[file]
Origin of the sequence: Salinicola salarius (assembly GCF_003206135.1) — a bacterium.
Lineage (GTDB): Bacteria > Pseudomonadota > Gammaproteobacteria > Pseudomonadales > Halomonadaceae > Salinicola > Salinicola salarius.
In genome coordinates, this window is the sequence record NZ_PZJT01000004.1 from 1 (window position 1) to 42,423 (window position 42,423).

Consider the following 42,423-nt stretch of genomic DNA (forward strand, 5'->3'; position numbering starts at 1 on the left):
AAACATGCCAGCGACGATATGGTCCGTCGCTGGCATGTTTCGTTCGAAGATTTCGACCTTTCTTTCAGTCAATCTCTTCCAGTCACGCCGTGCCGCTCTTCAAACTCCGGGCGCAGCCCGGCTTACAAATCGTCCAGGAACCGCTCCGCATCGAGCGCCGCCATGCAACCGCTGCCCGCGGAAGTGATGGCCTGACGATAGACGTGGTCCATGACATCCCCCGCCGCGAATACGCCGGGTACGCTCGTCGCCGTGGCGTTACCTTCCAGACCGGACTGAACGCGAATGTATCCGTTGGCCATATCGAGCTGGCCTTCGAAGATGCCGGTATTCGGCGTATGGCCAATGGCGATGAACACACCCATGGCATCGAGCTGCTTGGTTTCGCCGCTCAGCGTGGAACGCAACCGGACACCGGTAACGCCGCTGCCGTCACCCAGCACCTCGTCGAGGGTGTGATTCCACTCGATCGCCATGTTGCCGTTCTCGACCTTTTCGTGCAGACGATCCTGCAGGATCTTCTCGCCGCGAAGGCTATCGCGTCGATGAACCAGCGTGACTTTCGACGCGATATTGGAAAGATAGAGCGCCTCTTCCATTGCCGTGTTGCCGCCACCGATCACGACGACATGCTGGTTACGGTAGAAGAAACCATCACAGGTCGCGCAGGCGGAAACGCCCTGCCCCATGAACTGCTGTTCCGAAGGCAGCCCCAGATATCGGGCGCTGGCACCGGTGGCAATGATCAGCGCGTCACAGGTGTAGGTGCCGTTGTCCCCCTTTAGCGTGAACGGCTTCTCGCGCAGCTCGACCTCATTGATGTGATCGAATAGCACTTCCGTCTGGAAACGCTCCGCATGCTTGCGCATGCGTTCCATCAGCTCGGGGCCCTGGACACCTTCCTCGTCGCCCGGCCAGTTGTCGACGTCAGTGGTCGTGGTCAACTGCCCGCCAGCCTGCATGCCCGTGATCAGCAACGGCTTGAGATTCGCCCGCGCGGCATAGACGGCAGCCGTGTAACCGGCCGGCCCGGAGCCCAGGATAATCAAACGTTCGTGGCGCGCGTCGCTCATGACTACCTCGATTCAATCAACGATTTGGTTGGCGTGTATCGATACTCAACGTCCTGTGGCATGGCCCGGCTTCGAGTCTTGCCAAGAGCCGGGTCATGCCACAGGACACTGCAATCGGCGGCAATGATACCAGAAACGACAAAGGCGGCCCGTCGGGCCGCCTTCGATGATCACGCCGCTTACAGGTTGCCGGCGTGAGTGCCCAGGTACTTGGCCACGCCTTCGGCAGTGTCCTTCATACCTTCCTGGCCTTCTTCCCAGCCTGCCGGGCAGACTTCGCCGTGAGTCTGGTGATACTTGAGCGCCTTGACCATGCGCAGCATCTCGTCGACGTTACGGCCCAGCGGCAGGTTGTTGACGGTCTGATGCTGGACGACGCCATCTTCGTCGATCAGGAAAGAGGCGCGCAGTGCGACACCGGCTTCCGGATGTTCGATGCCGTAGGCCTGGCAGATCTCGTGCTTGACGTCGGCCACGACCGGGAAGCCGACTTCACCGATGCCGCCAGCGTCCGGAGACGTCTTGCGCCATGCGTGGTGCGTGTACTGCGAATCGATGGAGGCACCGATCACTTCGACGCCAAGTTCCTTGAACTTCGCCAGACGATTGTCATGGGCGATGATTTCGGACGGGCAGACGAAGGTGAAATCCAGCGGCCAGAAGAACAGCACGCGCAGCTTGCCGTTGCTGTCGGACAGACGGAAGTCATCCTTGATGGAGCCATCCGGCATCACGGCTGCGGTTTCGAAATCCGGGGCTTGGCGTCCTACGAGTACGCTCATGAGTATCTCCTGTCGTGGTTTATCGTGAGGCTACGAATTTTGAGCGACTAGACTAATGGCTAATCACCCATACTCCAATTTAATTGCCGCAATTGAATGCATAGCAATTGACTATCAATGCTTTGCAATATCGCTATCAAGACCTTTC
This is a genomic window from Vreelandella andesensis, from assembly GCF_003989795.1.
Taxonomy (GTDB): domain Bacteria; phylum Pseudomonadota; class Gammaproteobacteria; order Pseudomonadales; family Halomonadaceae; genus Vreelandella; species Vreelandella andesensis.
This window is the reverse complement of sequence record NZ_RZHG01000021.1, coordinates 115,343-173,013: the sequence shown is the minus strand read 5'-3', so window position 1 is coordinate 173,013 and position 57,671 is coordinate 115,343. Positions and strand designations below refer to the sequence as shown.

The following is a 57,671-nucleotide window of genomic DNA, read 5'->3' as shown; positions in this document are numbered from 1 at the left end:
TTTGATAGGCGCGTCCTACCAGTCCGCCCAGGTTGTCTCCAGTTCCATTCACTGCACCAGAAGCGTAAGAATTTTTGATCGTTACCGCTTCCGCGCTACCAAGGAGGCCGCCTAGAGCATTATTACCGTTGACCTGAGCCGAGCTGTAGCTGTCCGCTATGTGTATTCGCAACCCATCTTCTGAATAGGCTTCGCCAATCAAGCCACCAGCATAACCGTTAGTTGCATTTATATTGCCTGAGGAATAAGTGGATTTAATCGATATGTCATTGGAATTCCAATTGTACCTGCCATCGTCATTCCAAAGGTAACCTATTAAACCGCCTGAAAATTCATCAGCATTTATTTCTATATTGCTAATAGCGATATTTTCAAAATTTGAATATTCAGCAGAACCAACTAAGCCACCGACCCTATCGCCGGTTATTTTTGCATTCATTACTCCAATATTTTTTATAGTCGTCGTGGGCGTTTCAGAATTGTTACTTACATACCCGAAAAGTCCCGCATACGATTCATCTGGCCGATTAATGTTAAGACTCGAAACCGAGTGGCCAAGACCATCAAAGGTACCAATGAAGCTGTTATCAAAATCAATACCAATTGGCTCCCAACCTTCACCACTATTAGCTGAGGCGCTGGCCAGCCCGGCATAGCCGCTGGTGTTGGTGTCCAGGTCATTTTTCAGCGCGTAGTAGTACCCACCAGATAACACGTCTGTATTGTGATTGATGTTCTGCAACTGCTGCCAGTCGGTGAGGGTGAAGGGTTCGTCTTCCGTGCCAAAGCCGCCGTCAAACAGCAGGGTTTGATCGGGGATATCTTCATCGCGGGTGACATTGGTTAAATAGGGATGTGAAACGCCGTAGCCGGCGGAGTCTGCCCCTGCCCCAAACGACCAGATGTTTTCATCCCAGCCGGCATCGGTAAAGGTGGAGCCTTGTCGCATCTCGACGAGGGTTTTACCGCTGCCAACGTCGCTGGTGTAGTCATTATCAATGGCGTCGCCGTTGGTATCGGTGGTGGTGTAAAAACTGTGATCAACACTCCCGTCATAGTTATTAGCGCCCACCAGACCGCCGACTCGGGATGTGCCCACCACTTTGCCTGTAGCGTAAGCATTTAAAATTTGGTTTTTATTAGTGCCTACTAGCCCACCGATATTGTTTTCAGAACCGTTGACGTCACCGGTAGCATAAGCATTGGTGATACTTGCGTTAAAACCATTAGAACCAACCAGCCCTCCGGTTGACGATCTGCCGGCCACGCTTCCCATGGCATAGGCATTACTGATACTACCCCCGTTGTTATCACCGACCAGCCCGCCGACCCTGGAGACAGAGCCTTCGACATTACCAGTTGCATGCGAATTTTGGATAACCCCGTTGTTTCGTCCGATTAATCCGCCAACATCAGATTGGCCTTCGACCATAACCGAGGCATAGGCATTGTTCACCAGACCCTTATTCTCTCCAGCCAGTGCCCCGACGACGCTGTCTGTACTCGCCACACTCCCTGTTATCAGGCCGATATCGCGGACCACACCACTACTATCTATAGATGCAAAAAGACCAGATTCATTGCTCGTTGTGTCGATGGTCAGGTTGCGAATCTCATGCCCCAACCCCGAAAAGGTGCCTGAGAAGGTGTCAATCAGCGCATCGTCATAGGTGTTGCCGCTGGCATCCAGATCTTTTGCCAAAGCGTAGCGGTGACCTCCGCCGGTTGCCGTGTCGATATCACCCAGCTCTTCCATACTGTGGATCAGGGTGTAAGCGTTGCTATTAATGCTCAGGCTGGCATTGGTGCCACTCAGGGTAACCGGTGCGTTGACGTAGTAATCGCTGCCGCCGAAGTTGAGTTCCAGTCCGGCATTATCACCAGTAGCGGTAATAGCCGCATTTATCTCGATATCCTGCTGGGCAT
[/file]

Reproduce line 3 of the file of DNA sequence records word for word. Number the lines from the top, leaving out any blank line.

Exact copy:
In genome coordinates, this window is the sequence record NZ_PZJT01000004.1 from 1 (window position 1) to 42,423 (window position 42,423).